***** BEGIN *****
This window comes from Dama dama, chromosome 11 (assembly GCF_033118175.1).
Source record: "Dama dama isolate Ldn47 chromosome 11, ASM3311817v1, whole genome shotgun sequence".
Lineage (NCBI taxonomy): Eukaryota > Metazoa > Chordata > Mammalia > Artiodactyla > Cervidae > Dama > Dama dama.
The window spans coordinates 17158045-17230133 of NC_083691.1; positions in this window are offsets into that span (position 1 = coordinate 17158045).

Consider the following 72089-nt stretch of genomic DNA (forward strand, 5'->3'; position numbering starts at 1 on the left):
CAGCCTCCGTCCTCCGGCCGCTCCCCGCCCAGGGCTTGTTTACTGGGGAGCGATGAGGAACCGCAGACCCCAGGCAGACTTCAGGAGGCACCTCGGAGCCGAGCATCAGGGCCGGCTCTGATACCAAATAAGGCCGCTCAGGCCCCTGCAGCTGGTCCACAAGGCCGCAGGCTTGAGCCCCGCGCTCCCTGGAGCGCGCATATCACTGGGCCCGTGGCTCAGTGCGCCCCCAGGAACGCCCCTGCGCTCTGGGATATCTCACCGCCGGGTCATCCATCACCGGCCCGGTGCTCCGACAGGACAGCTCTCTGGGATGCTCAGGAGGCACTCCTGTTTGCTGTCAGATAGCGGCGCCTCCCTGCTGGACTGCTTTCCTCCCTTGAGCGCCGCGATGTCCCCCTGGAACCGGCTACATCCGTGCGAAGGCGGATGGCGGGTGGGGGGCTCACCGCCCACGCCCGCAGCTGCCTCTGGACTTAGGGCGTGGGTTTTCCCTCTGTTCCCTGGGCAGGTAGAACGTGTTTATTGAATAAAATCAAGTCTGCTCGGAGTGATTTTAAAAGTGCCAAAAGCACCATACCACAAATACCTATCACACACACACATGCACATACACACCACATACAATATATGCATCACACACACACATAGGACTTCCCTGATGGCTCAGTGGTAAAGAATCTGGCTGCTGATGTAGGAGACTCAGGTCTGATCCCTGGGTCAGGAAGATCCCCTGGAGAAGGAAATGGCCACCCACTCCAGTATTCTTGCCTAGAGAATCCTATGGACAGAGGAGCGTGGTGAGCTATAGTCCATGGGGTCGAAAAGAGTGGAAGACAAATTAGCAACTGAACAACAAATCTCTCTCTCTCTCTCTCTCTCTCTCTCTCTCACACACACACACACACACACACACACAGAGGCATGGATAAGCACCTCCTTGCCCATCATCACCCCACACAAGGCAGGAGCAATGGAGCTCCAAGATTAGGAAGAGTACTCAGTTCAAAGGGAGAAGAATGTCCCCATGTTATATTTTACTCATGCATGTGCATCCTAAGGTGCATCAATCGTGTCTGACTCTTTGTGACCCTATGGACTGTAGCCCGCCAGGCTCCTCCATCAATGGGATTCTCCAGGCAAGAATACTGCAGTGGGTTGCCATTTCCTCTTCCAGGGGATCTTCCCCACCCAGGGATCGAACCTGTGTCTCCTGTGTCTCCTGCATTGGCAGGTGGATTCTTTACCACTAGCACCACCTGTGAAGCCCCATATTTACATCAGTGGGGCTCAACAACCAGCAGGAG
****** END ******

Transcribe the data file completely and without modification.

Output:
This window comes from Dama dama, chromosome 11 (assembly GCF_033118175.1).
Source record: "Dama dama isolate Ldn47 chromosome 11, ASM3311817v1, whole genome shotgun sequence".
Lineage (NCBI taxonomy): Eukaryota > Metazoa > Chordata > Mammalia > Artiodactyla > Cervidae > Dama > Dama dama.
The window spans coordinates 17158045-17230133 of NC_083691.1; positions in this window are offsets into that span (position 1 = coordinate 17158045).

Consider the following 72089-nt stretch of genomic DNA (forward strand, 5'->3'; position numbering starts at 1 on the left):
CAGCCTCCGTCCTCCGGCCGCTCCCCGCCCAGGGCTTGTTTACTGGGGAGCGATGAGGAACCGCAGACCCCAGGCAGACTTCAGGAGGCACCTCGGAGCCGAGCATCAGGGCCGGCTCTGATACCAAATAAGGCCGCTCAGGCCCCTGCAGCTGGTCCACAAGGCCGCAGGCTTGAGCCCCGCGCTCCCTGGAGCGCGCATATCACTGGGCCCGTGGCTCAGTGCGCCCCCAGGAACGCCCCTGCGCTCTGGGATATCTCACCGCCGGGTCATCCATCACCGGCCCGGTGCTCCGACAGGACAGCTCTCTGGGATGCTCAGGAGGCACTCCTGTTTGCTGTCAGATAGCGGCGCCTCCCTGCTGGACTGCTTTCCTCCCTTGAGCGCCGCGATGTCCCCCTGGAACCGGCTACATCCGTGCGAAGGCGGATGGCGGGTGGGGGGCTCACCGCCCACGCCCGCAGCTGCCTCTGGACTTAGGGCGTGGGTTTTCCCTCTGTTCCCTGGGCAGGTAGAACGTGTTTATTGAATAAAATCAAGTCTGCTCGGAGTGATTTTAAAAGTGCCAAAAGCACCATACCACAAATACCTATCACACACACACATGCACATACACACCACATACAATATATGCATCACACACACACATAGGACTTCCCTGATGGCTCAGTGGTAAAGAATCTGGCTGCTGATGTAGGAGACTCAGGTCTGATCCCTGGGTCAGGAAGATCCCCTGGAGAAGGAAATGGCCACCCACTCCAGTATTCTTGCCTAGAGAATCCTATGGACAGAGGAGCGTGGTGAGCTATAGTCCATGGGGTCGAAAAGAGTGGAAGACAAATTAGCAACTGAACAACAAATCTCTCTCTCTCTCTCTCTCTCTCTCTCTCTCACACACACACACACACACACACACACAGAGGCATGGATAAGCACCTCCTTGCCCATCATCACCCCACACAAGGCAGGAGCAATGGAGCTCCAAGATTAGGAAGAGTACTCAGTTCAAAGGGAGAAGAATGTCCCCATGTTATATTTTACTCATGCATGTGCATCCTAAGGTGCATCAATCGTGTCTGACTCTTTGTGACCCTATGGACTGTAGCCCGCCAGGCTCCTCCATCAATGGGATTCTCCAGGCAAGAATACTGCAGTGGGTTGCCATTTCCTCTTCCAGGGGATCTTCCCCACCCAGGGATCGAACCTGTGTCTCCTGTGTCTCCTGCATTGGCAGGTGGATTCTTTACCACTAGCACCACCTGTGAAGCCCCATATTTACATCAGTGGGGCTCAACAACCAGCAGGAG